Read time: 4 mins
I love their versatility, and the way they can effectively communicate all of a brand’s core values within just a simple concept. It seems impossible to us to think of a time when the logo as know it didn’t exist, and wasn’t such a vital part of a company’s marketing communications.
But – perhaps like you – we had little idea where logos came from until we started researching the interesting history behind contemporary designs as we know them.
Once upon a time, a logo was simply a mark or a name stamped across a product as proof that it was manufactured by a particular company. The Ancient Egyptians, for example, were known to brand domestic animals with hieroglyphics to demonstrate their ownership of them. Potters in the Greek and Roman eras marked their creations to make sure they were forever linked to their handiwork, too.
It wasn’t until the 19th century that forward-thinking companies started unlocking the visual potential of these eye-catching little emblems.
The very first trademark was registered in the UK in 1876 for Bass & Co, which at the time was a popular international exporter of pale ale. Within the paperwork, and soon enough across all of the brand’s merchandise, the company name was accompanied by a small red triangle, framed by simple text – but this straightforward combination was enough to create what we now consider to be the first ‘official’ logo of its time.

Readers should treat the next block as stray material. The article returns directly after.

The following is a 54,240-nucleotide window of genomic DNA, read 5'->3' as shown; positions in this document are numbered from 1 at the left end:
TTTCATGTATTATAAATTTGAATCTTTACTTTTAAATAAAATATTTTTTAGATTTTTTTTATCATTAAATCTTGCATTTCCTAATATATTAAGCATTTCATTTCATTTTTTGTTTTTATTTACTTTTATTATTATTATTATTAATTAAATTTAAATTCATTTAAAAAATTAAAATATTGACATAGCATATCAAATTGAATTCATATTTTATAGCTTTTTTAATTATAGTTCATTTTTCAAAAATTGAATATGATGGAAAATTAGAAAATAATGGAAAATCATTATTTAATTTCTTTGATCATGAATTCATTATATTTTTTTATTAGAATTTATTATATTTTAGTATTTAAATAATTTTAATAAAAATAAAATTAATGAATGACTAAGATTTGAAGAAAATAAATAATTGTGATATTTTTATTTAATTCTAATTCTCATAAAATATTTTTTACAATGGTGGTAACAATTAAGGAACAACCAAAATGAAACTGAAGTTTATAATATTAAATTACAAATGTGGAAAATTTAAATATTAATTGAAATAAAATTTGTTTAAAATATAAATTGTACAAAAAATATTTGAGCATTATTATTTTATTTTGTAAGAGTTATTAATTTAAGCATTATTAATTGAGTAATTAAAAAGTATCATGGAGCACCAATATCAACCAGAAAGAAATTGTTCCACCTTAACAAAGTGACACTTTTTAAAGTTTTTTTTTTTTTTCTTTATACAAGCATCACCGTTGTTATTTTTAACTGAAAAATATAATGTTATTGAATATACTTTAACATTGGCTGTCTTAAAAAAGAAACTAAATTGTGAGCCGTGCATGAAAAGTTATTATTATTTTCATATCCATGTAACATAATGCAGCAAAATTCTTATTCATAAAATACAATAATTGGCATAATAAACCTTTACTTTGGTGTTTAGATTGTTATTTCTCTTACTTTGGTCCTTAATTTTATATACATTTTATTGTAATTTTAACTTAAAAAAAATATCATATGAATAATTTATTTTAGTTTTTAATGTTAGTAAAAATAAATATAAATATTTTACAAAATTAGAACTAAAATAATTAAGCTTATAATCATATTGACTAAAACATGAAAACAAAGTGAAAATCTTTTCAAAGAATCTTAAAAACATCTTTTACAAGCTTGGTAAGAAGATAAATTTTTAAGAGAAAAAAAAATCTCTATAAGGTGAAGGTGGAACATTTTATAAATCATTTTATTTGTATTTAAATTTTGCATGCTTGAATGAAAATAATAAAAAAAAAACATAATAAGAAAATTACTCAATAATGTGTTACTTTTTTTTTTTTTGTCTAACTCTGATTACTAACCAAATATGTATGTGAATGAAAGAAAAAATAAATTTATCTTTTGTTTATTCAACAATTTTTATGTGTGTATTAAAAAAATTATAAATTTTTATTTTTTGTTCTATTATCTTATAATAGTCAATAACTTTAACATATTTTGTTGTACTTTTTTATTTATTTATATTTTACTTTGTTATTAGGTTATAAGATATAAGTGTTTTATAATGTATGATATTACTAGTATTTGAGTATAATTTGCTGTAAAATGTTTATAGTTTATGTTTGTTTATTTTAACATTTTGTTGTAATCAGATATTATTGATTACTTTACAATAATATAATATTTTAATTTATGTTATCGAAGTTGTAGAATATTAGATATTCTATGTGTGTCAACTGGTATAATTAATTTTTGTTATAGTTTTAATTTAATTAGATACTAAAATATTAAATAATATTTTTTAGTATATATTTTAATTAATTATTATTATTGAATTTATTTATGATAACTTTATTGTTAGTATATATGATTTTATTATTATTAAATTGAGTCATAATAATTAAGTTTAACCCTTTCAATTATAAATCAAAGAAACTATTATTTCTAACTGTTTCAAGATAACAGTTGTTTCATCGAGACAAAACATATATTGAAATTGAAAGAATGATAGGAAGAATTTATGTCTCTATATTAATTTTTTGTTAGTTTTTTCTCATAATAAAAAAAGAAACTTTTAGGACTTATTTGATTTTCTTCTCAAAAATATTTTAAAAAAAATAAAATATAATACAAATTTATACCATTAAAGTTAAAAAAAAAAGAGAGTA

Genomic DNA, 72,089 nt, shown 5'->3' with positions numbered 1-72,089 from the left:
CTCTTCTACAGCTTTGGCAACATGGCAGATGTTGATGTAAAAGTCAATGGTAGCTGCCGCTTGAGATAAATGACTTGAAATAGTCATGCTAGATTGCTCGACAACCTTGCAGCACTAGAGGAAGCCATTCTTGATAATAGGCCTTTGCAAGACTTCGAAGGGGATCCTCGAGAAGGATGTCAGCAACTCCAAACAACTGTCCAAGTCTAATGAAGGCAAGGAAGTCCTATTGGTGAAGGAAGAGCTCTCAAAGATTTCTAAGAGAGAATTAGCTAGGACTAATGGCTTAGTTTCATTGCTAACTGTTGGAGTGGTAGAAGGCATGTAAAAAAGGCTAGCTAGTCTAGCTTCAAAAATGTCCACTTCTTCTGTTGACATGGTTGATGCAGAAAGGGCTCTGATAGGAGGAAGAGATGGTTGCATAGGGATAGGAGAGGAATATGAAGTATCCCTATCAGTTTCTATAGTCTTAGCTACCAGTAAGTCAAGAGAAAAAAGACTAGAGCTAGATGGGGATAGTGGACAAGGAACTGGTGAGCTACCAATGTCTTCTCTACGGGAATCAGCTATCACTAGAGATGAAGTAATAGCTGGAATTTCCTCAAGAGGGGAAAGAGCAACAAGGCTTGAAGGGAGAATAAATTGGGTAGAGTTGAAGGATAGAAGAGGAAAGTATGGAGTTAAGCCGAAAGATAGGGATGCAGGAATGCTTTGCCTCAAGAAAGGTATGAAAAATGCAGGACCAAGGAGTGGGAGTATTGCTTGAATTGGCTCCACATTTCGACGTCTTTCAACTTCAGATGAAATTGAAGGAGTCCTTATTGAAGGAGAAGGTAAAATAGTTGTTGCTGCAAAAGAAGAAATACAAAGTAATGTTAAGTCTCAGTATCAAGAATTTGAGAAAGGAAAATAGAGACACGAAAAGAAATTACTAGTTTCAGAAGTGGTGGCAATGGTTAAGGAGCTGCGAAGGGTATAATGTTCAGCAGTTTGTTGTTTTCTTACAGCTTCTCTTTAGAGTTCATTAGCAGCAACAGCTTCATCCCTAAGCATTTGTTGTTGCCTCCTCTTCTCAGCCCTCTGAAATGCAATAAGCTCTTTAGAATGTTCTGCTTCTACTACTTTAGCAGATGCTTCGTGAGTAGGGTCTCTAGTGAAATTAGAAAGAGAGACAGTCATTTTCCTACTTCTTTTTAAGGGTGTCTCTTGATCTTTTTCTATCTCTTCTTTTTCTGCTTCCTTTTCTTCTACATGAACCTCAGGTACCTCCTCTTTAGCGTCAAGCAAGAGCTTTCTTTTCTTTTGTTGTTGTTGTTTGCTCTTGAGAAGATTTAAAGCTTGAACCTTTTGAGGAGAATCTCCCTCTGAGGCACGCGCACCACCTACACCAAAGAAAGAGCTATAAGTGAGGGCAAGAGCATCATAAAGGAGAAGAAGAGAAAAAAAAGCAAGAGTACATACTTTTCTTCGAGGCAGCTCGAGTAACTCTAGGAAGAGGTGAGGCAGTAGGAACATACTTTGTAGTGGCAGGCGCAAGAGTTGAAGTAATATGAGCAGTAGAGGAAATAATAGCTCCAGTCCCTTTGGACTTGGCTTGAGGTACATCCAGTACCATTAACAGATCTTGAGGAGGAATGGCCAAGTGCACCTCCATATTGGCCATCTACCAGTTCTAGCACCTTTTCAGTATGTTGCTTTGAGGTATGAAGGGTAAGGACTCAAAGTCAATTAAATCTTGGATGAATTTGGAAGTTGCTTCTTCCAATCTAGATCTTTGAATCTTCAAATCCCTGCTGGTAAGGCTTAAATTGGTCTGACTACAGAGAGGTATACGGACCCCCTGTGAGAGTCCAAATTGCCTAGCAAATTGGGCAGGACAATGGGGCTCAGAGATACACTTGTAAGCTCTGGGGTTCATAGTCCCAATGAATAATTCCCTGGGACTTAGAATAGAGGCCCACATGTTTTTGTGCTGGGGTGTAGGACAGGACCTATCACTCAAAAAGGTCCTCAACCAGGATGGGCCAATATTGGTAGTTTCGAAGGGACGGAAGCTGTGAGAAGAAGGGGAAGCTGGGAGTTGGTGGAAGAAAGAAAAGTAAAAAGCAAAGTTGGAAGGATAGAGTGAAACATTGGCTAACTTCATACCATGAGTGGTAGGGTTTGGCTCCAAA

John Cadbury, the founder of the Birmingham-based confectionery company, was one of the first business owners to wake up to the potential of combining recognisable fonts and colours to create an original moniker. The very first Cadbury logo was registered in 1911 and was formed of a basic image of a cocoa tree, intertwined with the company name on a distinctively purple background.
In the 1950s, advertising agencies in the United States started to harness the power of the logo in their client’s campaigns. They realised that they could use shapes, typography and colour to convey each brand’s ethos and produce a trademark that really sticks in the minds of their customers. Pioneering graphic designers like Paul Rand and Alan Fletcher took this idea one step further – they transformed logo design into an art form by developing key principles that are still adhered to by many design professionals today.
Since then, brands – or, more specifically, their design and marketing partners – have been tripping over themselves to come up with a design that rivals some of the most distinctive logos in the world.
From the stark relevancy of the Apple logo through to the familiar swirl of the Coca Cola signature type and the golden arches of the McDonald’s sign, the very best logos have a broad appeal. They can be simple, like the Nike tick; they can represent unity, like the Olympic rings; they can contain a cocktail of colours, like Google’s effort; and they can even be entirely text-based, like the logo from FedEx.
From then to now, logos have played an undeniable part in the growth of many of the world’s most successful businesses.
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